MTV’s “Real World” series’ opening narration is something to ponder. While the show was vapid, the narration, oddly poignant: This is the true story of seven strangers, picked to live in a house, work together and have their lives taped, to find out what happens when people stop being polite…and start getting real.
Read that one more time folks. I moved to Baltimore on June 18, 2012. My residency year was the “true story” of education in urban America. It was the story of 89 strangers with 89 vastly different truths and experiences living on one [dry] campus. We lived, worked and learned together. There were breakdowns when we stopped being polite and the city of Baltimore started getting real.
Baltimore has been many things to me but the people of this city have never let me down. Sure, I questioned what kind of teacher I was becoming my first year when I was a negative controller. Sure, I felt left out and isolated knowing people thought of me as “the whitest black person” they’d ever met. Yes, it hurt my feelings to be judged and sidelined my first year, but this city wasn’t built on polite…it was built on people getting real.
My host teacher and friends from my residency year allowed me to make this city a place I long for when I’m gone and cherish when I’m here. It sounds weird, but I enjoy driving to my west side school to do my running around the school’s track…to be of the neighborhood and experience as much as I can of the daily life where I taught.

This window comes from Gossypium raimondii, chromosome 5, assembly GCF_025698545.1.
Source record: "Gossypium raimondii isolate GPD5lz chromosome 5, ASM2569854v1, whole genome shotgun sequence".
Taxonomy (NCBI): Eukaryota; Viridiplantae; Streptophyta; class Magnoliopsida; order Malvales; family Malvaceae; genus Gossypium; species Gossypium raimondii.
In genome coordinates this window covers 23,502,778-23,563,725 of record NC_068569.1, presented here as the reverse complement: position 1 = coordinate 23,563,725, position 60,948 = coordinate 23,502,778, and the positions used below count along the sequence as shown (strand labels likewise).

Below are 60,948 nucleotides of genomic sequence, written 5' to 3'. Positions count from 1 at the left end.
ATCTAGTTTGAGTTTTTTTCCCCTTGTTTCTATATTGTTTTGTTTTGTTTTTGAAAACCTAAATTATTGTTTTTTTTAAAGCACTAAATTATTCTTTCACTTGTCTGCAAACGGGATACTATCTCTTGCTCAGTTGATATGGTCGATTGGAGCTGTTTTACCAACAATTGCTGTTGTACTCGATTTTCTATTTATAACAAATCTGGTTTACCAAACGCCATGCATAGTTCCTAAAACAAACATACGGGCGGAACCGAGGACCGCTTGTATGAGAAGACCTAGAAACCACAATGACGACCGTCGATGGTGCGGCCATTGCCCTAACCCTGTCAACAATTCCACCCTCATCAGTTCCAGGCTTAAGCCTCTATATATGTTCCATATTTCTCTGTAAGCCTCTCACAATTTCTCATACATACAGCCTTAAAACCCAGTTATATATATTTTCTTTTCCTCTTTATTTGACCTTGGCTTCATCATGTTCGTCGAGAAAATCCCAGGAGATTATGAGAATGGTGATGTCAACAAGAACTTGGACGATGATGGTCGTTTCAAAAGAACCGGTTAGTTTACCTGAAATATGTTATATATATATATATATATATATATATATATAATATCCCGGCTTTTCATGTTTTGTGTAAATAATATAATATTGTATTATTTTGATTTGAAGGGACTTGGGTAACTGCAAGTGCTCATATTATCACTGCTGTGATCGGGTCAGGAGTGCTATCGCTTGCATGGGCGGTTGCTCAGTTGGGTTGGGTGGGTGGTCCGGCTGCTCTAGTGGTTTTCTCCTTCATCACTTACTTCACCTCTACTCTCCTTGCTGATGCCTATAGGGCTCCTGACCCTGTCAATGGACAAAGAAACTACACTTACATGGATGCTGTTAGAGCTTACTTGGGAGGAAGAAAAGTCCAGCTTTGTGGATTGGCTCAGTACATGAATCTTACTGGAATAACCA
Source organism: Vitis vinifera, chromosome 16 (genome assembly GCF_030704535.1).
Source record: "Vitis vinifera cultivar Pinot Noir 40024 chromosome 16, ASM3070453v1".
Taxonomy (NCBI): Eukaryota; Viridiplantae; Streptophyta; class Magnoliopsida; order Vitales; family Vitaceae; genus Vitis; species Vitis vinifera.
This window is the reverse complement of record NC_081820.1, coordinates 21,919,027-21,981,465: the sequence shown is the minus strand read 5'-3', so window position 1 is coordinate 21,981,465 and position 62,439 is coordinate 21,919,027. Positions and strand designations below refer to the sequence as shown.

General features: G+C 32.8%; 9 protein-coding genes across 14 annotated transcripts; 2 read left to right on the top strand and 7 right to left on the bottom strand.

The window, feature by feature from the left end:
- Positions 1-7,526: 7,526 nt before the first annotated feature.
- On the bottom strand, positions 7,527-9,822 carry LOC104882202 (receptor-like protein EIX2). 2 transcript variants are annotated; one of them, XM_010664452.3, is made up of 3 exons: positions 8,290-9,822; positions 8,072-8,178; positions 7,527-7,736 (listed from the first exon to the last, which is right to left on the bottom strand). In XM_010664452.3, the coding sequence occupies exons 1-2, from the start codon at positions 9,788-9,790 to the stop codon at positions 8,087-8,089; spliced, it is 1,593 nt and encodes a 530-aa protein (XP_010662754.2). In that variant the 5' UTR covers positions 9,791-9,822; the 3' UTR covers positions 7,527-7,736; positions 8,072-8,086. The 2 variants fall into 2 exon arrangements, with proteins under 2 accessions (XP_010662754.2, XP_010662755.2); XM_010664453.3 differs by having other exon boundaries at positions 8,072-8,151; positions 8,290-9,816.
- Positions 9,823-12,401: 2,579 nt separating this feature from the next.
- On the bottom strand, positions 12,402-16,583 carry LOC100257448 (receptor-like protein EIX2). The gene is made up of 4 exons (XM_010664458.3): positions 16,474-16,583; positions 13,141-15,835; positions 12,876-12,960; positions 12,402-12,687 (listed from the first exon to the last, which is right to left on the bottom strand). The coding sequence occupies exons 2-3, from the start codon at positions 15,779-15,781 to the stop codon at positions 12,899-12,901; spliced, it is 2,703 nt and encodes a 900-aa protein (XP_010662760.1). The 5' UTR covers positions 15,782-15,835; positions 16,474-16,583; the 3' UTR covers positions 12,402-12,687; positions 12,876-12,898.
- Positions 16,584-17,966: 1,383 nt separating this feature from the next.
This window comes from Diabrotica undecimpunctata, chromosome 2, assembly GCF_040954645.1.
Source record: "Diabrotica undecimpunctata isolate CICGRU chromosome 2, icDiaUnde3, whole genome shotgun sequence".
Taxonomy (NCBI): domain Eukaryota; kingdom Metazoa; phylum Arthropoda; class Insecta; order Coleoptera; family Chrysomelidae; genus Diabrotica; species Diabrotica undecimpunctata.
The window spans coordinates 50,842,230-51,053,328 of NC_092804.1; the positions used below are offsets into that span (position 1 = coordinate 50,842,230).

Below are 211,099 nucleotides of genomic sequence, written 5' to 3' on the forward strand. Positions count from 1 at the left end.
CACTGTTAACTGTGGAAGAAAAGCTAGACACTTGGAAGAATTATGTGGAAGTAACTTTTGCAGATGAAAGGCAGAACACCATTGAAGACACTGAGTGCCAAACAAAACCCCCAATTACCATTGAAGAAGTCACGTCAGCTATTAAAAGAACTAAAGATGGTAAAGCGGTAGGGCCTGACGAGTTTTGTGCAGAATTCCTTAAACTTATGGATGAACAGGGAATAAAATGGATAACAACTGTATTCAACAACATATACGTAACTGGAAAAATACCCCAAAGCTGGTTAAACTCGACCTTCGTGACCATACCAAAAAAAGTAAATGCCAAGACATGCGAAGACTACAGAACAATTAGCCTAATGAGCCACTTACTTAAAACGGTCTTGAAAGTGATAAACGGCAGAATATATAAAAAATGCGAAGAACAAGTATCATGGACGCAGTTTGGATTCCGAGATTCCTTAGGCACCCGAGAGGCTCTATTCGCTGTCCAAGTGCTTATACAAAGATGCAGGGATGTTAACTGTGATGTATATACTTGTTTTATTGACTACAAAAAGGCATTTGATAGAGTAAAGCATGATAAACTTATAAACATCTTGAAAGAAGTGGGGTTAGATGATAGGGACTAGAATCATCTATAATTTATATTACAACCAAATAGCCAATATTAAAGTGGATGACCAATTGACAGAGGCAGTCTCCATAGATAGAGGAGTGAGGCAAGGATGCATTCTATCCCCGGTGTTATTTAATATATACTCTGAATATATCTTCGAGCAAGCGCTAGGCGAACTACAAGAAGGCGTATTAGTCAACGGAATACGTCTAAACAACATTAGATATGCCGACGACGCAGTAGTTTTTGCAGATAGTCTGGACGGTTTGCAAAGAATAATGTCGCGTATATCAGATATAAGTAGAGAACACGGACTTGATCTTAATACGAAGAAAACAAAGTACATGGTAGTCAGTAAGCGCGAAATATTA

To get to where I am now, comfortably feeling at home in Baltimore, I had to resolve and settle many struggles within myself when I moved out here. What was my identity? Who did I want to be? What was my vision? I’ve always contended that “Baltimore black ain’t Iowa black” and I have never taken culture differences for granted. Being rejected by a group hurts but the hurt I often felt my residency year and first year pushed me to immerse, value and learn about the realness of this city and its own scars.
The best communities in Baltimore are the ones I entered in to: my teaching program, my colleagues at work, the students and parents at the school I served. Just like friends from college and family back in Des Moines, IA- the key to community is a continual investment in the relationship. I stay present, go to events and continue to be a presence even though I am no longer a classroom teacher.
As I enter five and a half years of living in Baltimore, I smirk when I see “The Greatest City in America
” on old benches throughout the city and I chuckle at the nickname “Charm City”. There is an unyielding and unapologetic realness to this city. This city stops being polite and starts getting real your first few days here but you know what? This is the true story and I am forever grateful I was “stranger from” and now am “person of”.